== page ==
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QUEBEC CITY (LifeSiteNews) – On the fourth day of his Apostolic “pilgrimage” to Canada, Pope Francis joined a pagan “smudging” ritual during his visit to Quebec, partaking in the indigenous practice before delivering a lengthy speech in which he expressed “deep shame and sorrow” for the part played by Catholic Church members in government-funded residential school abuses.

The Pope arrived in Quebec Wednesday afternoon, traveling first to the Archbishopric before transferring to the Citadelle de Quebec, the official home of Governor General Mary Simon, where a welcoming ceremony took place.

After brief introductions, Pope Francis, along with civil dignitaries, was greeted into the reception hall as an indigenous man chanted while beating a drum. According to the emcee, a “traditional Inuit lamp was lit.”

A number of high-ranking prelates were also in attendance, including the Archbishop of Toronto, Cardinal Christopher Collins; Archbishop of Quebec and Primate of Canada Gerald Lacroix; Cardinal Michael F. Czerny, S.J., prefect of the Dicastery for Promoting Integral Human Development; Cardinal Marc A. Ouellet, prefect of the Congregation for Bishops; Archbishop of Edmonton Richard W. Smith; and the Vatican Secretary of State, Cardinal Pietro Parolin.

As part of the planned welcome ceremony, an elder from the Huron-Wendat nation opened proceedings by initiating what is known as a ritual “smudge to the four directions,” using sweetgrass and animal feathers to waft smoke around the room.

As noted by LifeSiteNews, the ritual, which apes the use of Catholic sacraments and sacramentals, “is a clear act of pagan superstition,” reminiscent of the Holy Father’s veneration of the pagan pachamama idol at the Vatican in 2019.

The ritual is intended as “a ritual of purification” in which “mother earth” is prayed to as a kind of pantheistic deity.

The elder explained that he would “light the sweetgrass and make my link with the four directions,” after which he takes “the sweetgrass to Pope Francis and a feather from a wild turkey, which is an element of survival for the Huron-Wendat nation on the land.”

“Sweetgrass purifies through the smell,” the elder said, urging that it is “important that Pope Francis receive this sweetgrass and this feather to participate in the smudge to the four directions.”

The Pope was presented with a turkey feather and sweetgrass, which he took from the elder who then asked all to participate in a “circle in spirit,” from which “we can visualize a sacred fire.” He added that “the sacred fire unites everything that exists in creation.”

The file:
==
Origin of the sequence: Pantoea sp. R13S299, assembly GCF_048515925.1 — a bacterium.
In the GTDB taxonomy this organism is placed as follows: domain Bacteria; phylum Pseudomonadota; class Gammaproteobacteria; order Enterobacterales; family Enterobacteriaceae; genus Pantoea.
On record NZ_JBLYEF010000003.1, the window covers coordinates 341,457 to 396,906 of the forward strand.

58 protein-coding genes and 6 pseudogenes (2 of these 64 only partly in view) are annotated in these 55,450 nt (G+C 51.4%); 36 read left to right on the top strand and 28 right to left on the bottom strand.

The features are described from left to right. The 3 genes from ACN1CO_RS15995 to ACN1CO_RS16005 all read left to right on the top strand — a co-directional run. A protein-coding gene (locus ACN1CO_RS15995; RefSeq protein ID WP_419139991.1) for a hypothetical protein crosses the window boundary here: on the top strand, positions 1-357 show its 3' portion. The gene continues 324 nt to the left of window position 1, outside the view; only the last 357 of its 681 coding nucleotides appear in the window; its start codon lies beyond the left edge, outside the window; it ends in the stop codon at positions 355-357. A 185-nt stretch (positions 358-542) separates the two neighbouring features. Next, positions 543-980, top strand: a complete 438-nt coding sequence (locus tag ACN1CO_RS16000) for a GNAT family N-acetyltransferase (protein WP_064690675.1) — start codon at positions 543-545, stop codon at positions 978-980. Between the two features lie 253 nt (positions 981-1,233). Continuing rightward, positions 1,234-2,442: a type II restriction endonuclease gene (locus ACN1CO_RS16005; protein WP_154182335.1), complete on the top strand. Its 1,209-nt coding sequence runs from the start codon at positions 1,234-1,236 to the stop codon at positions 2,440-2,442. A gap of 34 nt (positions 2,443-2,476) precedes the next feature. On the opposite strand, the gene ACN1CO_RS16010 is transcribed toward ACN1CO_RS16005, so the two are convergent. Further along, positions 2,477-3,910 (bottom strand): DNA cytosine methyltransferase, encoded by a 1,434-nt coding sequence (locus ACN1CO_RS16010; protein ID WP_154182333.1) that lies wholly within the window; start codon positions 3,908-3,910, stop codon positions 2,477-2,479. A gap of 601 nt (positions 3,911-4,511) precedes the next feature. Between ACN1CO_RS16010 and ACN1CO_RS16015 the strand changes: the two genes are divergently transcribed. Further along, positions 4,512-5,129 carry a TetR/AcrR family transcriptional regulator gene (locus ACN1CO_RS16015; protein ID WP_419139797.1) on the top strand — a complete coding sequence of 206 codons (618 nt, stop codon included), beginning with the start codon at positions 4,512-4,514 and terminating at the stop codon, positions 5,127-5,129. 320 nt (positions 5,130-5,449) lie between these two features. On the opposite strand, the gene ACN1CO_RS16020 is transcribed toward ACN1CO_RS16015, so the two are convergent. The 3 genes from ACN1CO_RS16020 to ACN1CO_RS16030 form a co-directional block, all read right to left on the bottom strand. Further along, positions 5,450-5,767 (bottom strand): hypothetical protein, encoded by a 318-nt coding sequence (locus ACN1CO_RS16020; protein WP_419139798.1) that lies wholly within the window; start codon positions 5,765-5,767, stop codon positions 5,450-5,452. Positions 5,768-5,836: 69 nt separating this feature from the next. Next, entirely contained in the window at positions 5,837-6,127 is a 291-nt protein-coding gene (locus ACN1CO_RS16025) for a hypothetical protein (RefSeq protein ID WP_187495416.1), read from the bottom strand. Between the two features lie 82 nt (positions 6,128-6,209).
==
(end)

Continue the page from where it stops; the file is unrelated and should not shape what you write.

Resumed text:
“We will honor earth, wind, water, and fire,” the elder stated. “We will honor the mineral aspect, the vegetable aspect, and the human aspect.”

Continuing the ritual, the elder said he “will ask the east direction to open its door so we can have access to that direction. I will as the southern direction to open its door as well to have access to that direction,” he added while fanning the smoking sweetgrass with the turkey feather.

“I will ask the western direction to open that door,” which he called “the grandmother door,” adding lastly that he will “honor the northern direction,” which he called “the direction of grandfathers.”

All present were asked to place their hands over their hearts. Video footage shows Pope Francis participating, as well as the high-ranking bishops and cardinals in the front row of the audience all following suit.

To “open the four directions” the elder whistled through a bone instrument four times before saying: “I ask the western grandmother to give us access to the sacred circle of spirits so they can be with us, so we can be united and stronger together.”

Following the ritual, Francis delivered a speech condemning “ideological colonization,” lamenting a past “colonialist mentality” which he said “disregarded the concrete life of people and imposed certain predetermined cultural modes.”

READ: Pope Francis attends Indigenous ‘healing dance’ to ‘Mother Earth’ during Canada trip

Continuing, the Holy Father appeared to endorse the paganistic rituals of the indigenous peoples, stating that “the Holy See and the local Catholic communities are concretely committed to promoting the indigenous cultures through specific and appropriate forms of spiritual accompaniment that include attention to their cultural traditions, customs, languages and educational processes, in the spirit of the United Nations Declaration on the Rights of Indigenous Peoples.”

Earlier during his Canadian visit, the Pope, donning traditional indigenous headwear, also attended a “healing dance,” replete with drumbeats apparently supposed to imitate “the heartbeat of mother earth.”

As in the “smudge,” reference was made to the “four elements” and the “four directions.” An indigenous leader said that “[f]rom the west side we have the wind, the oxygen that we breathe, this is the government of mother earth. And on the north side we have mother earth, mother earth is who we are. Mother earth is all the plant life, mother earth, our mother, is also the mother of all insect life, mother earth is also the mother of all animals on the ground, in the water, in the air.”

“Mother earth, is of course, the mother of all humanity,” the leader added.

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